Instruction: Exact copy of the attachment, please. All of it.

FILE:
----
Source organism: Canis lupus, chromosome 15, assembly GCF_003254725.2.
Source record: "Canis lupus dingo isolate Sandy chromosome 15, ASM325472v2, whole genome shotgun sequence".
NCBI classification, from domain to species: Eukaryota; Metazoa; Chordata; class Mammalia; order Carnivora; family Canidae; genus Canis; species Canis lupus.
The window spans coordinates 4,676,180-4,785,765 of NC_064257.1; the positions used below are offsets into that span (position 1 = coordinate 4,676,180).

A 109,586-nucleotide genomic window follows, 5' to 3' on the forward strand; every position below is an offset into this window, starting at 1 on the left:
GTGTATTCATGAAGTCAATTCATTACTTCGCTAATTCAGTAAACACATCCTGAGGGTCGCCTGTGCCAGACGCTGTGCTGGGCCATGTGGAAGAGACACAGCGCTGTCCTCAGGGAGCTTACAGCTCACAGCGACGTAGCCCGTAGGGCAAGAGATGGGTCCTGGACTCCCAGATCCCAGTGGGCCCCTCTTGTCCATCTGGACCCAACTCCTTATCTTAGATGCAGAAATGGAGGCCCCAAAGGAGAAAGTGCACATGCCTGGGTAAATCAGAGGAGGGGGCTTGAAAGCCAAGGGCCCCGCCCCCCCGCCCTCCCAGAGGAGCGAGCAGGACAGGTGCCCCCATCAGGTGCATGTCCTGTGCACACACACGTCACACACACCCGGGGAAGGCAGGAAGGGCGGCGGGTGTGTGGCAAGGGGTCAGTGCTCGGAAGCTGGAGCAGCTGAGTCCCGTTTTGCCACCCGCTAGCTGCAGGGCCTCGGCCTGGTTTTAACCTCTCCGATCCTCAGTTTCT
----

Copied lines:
Source organism: Canis lupus, chromosome 15, assembly GCF_003254725.2.
Source record: "Canis lupus dingo isolate Sandy chromosome 15, ASM325472v2, whole genome shotgun sequence".
NCBI classification, from domain to species: Eukaryota; Metazoa; Chordata; class Mammalia; order Carnivora; family Canidae; genus Canis; species Canis lupus.
The window spans coordinates 4,676,180-4,785,765 of NC_064257.1; the positions used below are offsets into that span (position 1 = coordinate 4,676,180).

A 109,586-nucleotide genomic window follows, 5' to 3' on the forward strand; every position below is an offset into this window, starting at 1 on the left:
GTGTATTCATGAAGTCAATTCATTACTTCGCTAATTCAGTAAACACATCCTGAGGGTCGCCTGTGCCAGACGCTGTGCTGGGCCATGTGGAAGAGACACAGCGCTGTCCTCAGGGAGCTTACAGCTCACAGCGACGTAGCCCGTAGGGCAAGAGATGGGTCCTGGACTCCCAGATCCCAGTGGGCCCCTCTTGTCCATCTGGACCCAACTCCTTATCTTAGATGCAGAAATGGAGGCCCCAAAGGAGAAAGTGCACATGCCTGGGTAAATCAGAGGAGGGGGCTTGAAAGCCAAGGGCCCCGCCCCCCCGCCCTCCCAGAGGAGCGAGCAGGACAGGTGCCCCCATCAGGTGCATGTCCTGTGCACACACACGTCACACACACCCGGGGAAGGCAGGAAGGGCGGCGGGTGTGTGGCAAGGGGTCAGTGCTCGGAAGCTGGAGCAGCTGAGTCCCGTTTTGCCACCCGCTAGCTGCAGGGCCTCGGCCTGGTTTTAACCTCTCCGATCCTCAGTTTCT